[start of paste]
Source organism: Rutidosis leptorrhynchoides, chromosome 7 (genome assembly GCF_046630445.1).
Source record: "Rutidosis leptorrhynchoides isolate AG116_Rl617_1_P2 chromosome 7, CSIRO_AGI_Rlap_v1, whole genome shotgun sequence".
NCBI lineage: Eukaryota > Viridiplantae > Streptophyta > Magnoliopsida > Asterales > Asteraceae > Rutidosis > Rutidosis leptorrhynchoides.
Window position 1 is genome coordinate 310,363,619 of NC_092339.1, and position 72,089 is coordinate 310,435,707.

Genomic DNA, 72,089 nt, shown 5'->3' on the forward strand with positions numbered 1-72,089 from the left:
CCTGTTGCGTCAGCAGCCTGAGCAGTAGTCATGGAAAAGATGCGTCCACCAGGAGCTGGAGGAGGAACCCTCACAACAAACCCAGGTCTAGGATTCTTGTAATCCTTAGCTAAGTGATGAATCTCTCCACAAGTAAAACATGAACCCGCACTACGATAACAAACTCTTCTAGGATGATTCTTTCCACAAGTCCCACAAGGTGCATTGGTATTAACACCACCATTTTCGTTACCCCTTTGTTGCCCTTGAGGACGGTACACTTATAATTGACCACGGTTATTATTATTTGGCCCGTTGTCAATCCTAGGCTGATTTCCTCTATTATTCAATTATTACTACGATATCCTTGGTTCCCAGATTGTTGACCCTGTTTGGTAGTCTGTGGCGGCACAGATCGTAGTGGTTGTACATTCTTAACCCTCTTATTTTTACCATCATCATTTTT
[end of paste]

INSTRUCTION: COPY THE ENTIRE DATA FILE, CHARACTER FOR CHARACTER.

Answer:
Source organism: Rutidosis leptorrhynchoides, chromosome 7 (genome assembly GCF_046630445.1).
Source record: "Rutidosis leptorrhynchoides isolate AG116_Rl617_1_P2 chromosome 7, CSIRO_AGI_Rlap_v1, whole genome shotgun sequence".
NCBI lineage: Eukaryota > Viridiplantae > Streptophyta > Magnoliopsida > Asterales > Asteraceae > Rutidosis > Rutidosis leptorrhynchoides.
Window position 1 is genome coordinate 310,363,619 of NC_092339.1, and position 72,089 is coordinate 310,435,707.

Genomic DNA, 72,089 nt, shown 5'->3' on the forward strand with positions numbered 1-72,089 from the left:
CCTGTTGCGTCAGCAGCCTGAGCAGTAGTCATGGAAAAGATGCGTCCACCAGGAGCTGGAGGAGGAACCCTCACAACAAACCCAGGTCTAGGATTCTTGTAATCCTTAGCTAAGTGATGAATCTCTCCACAAGTAAAACATGAACCCGCACTACGATAACAAACTCTTCTAGGATGATTCTTTCCACAAGTCCCACAAGGTGCATTGGTATTAACACCACCATTTTCGTTACCCCTTTGTTGCCCTTGAGGACGGTACACTTATAATTGACCACGGTTATTATTATTTGGCCCGTTGTCAATCCTAGGCTGATTTCCTCTATTATTCAATTATTACTACGATATCCTTGGTTCCCAGATTGTTGACCCTGTTTGGTAGTCTGTGGCGGCACAGATCGTAGTGGTTGTACATTCTTAACCCTCTTATTTTTACCATCATCATTTTT